The claim on page 4 that the EU is “by far the UK’s biggest trading partner” is only true if you treat the EU member states as one, but the EU is not a state, not yet at any rate. The US is the UK’s biggest trade partner. Unlike EU states you guys actually buy Jaguars, LandRover Discoveries and other fine British products. In the month of February alone you guys purchased £3.5 billion of British products, with a surplus for the month in favour of the UK of £600 million.
The UK trades with other EU member states at a massive deficit. Taking February again (the most recent month for which official stats are available) the Krauts sold us £5.3 billion worth of goods and services. They bought just £2.8 billion worth from us. That’s a huge £2.5 billion deficit, just with Germany, in just one month. We need to get those tariff barriers up against the EU states and fast.
Official figures show a staggering £23 billion deficit with the EU in the quarter ending on February 29th. Including cash transfers a whopping £107 billion walked out of the UK in the direction of the EU in 2014. Our biggest export to the EU is fresh air – empty containers going back.
These are only the official figures. The propaganda claim, repeated in the leaflet, is that 44% of UK exports go to the EU. That figure however is a con. Over 20 years ago, a phenomenon known as ‘The ‘Rotterdam-Antwerp Effect’ (TRAE), was uncovered by two brilliant British researchers, Keith Carson and Ian Milne.
In order to inflate the export figures to the EU all exports to the Rest of the World via the giant European container ports of Rotterdam and Antwerp are counted as exports to the Netherlands and Belgium respectively.
Thus the official export figures to the EU count exports to South Korea and China as exports to the EU! Under the official EU import figures the Netherlands should be a land of nodding donkeys, as officially Holland is a major producer of crude oil. Huh? I just got back from a business trip to Holland. I saw plenty of tulip fields, but not a single nodding donkey.
Quantifying TRAE isn’t easy, but as a rule of thumb you should discount the export figures for Holland and Belgium by two-thirds.
Then you have to factor in the Republic of Ireland. The Irish need continued access to the UK market, including our job market.
Hundreds of thousands of Irish Citizens are employed in the UK in trades for which they would never get a work permit. The true ratio for UK exports to the European members of the EU (i.e. not including Ireland, which is in the British Isles) is probably around one-third.
In a major boo-boo the government have also recycled the discredited claim (page 5) that “over 3 million UK jobs are linked to exports to the EU”. Under this formula every job at Jaguar LandRover is dependent on EU membership, because the Krauts actually bought a couple of XFs last year. In reality import substitution is going to create hundreds of thousands of quality jobs in the UK after Brexit.
On the next page the government run the scare story that Brexit would led to higher consumer prices. Rubbish. Leaving the Common Agricultural Policy alone would see substantial reductions in the cost of food.
The claim on page 10 that being in the EU makes us safer went up in smoke, along with a bit of Brussels Airport, on March 22nd. I was in the departure lounge of Schiphol Airport that afternoon, wondering if all flights were going to be cancelled, along with the trains. Security in the EU is a joke.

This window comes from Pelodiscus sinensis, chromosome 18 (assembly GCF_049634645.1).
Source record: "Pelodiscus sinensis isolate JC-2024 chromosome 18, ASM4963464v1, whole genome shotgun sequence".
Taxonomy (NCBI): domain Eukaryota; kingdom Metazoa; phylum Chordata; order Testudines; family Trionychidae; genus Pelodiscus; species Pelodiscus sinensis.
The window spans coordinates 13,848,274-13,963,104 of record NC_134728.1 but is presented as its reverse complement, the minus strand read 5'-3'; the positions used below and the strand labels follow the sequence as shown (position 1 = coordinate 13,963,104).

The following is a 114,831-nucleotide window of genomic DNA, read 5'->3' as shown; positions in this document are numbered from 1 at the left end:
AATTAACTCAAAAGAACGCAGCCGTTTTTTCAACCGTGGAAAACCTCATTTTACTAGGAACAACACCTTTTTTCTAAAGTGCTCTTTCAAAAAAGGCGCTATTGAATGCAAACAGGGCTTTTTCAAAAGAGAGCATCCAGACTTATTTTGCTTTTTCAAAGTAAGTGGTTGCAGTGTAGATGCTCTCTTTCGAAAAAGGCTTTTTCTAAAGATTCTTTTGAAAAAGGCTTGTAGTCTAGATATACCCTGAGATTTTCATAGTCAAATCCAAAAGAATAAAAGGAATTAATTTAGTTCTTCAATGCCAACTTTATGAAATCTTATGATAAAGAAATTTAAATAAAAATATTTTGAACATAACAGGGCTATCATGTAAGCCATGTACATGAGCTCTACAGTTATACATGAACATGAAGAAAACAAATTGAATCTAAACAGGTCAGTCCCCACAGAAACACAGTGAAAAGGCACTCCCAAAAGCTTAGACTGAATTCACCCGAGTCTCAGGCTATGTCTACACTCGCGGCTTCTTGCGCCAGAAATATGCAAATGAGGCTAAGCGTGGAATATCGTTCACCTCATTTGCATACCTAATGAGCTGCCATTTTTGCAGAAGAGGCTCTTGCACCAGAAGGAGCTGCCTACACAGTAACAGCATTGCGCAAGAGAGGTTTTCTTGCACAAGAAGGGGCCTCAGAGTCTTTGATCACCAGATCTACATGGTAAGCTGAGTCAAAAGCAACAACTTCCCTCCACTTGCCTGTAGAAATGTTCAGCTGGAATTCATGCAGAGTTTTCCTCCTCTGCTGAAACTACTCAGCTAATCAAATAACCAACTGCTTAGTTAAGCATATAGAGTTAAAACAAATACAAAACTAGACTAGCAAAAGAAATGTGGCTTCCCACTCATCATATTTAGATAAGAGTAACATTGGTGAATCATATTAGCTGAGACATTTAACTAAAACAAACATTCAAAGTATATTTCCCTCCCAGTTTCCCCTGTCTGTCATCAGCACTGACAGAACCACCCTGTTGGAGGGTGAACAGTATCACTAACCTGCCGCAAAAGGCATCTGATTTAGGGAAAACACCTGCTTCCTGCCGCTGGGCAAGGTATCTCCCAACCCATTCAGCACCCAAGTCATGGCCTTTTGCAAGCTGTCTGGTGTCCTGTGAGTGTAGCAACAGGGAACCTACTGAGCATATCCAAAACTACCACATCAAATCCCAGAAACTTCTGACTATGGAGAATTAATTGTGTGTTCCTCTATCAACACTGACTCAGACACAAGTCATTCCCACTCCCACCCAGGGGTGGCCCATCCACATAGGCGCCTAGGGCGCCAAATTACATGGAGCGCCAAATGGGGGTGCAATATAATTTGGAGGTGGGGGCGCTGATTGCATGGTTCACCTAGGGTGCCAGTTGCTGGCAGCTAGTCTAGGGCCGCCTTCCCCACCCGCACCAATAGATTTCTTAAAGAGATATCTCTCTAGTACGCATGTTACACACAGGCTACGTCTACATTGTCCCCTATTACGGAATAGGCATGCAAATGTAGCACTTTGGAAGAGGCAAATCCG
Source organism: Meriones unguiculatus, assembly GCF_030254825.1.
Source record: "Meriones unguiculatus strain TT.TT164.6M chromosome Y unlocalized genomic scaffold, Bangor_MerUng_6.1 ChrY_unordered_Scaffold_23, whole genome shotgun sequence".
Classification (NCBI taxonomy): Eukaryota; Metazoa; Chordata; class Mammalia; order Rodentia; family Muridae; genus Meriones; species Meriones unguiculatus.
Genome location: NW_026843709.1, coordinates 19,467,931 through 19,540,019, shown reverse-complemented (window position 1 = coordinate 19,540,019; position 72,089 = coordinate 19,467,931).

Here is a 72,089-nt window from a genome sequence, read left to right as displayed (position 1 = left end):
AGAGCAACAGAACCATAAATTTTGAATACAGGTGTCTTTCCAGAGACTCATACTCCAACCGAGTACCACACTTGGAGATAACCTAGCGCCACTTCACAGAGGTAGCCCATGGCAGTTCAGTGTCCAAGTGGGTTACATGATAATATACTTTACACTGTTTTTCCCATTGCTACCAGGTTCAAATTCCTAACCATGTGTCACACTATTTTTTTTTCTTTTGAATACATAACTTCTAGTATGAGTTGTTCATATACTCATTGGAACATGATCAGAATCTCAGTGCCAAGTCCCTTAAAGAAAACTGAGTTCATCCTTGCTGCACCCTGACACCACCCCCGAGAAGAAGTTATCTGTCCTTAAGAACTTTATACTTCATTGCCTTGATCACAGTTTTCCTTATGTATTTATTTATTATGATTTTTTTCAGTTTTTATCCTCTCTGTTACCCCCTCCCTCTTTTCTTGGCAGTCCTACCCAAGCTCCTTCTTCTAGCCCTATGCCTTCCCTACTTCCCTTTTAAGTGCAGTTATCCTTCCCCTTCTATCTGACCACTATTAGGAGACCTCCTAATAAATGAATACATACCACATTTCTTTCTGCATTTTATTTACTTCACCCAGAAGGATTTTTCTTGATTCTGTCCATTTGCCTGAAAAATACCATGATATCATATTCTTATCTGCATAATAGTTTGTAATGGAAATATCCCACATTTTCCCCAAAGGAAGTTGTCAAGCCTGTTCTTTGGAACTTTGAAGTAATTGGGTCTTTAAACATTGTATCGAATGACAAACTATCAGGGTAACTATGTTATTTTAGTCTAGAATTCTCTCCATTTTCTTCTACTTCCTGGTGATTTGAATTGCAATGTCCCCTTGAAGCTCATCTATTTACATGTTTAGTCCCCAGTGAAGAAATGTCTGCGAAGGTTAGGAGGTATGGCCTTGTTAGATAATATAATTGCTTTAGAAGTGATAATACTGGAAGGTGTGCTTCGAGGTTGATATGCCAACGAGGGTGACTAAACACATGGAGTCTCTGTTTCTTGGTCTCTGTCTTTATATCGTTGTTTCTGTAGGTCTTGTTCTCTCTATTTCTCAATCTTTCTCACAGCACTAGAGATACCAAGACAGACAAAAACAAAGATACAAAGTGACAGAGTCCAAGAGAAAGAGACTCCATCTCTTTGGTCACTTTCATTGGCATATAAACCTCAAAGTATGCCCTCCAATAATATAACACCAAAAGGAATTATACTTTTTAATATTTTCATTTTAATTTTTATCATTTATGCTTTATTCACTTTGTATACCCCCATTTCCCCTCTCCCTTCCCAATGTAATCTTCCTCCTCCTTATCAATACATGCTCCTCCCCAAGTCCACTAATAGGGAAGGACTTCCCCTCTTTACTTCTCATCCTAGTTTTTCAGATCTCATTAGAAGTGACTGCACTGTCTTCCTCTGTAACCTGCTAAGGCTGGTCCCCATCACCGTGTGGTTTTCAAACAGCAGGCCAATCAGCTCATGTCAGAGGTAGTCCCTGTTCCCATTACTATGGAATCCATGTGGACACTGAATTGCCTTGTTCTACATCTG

All the indications are that the leaflet has backfired. It has led to deeper acrimony inside the Tory Party. If Cameron loses the referendum he will be finished. The slide in the polls for the pro-EU/German side continues unabated. Internal polls are obviously showing a commanding lead for the patriotic, pro-British side as Government ministers have started to panic. A delighted City already appears to be factoring in Brexit.
This Week’s Movie Review: Bridge of Spies (2015), dir. Steven Spielberg
This is an outstanding spy movie. By my reckoning it is Spielberg’s first attempt at the genre. He is one of the greatest movie producers of all time, and it shows. The period detail is outstanding and the movie captures the mood of the Cold War.
Tom Hanks is good, as one would expect, as the lead, former OSS attorney Jim Donovan, but watch out for Mark Rylance as Colonel ‘Rudolf Abel’ of the KGB and the great Alan Alda as Thomas Watters. The character based on my former client (‘Bill’ in Spyhunter), a CIA instructor on the U-2, is seen lecturing Powers and the other U-2 pilots in Pakistan.
What the movie does not do is portray what really happened with the Powers shoot-down. With some departures, artistically justified (hey, it’s a movie, not a documentary), the movie sticks to the published record. What Steven’s attorney, who once lunched with me in Century City, should have done, as soon as he heard that his client was making a movie about the Powers Incident, was to buy him a copy of Spyhunter.
Had Steven researched the episode more thoroughly, with respect, he would have discovered that a 1960-era SA-2 SAM could not reach 75,000 feet, typical operating altitude for the early version of the U-2. My initial source on that used to run an SA-2 battery and knew what he was talking about. Like every other SA-2 battery commander in the Warsaw Pact he knew that the official US and Soviet versions of the shoot-down were phonies.
Powers was ordered to descend to FL480 (48,000 ft). ‘Rudolf Abel’ was German, not British, or Russian. He was only paid by the KGB. He worked for the Abwehr and, after the war, the DVD. Donovan was close to his namesake and former boss, German agent ‘Wild Bill’ Donovan, a colleague of ‘Abel’s’ in the DVD.
Steven Spielberg is a brilliant movie-maker. He should have realised that, just as movie-makers often fake reality, so too do governments present false images when commenting on intelligence matters. The story that Steven presents so skilfully in Bridge of Spies is as close to the truth as Jurassic Park is to paleontology. There are bits missing.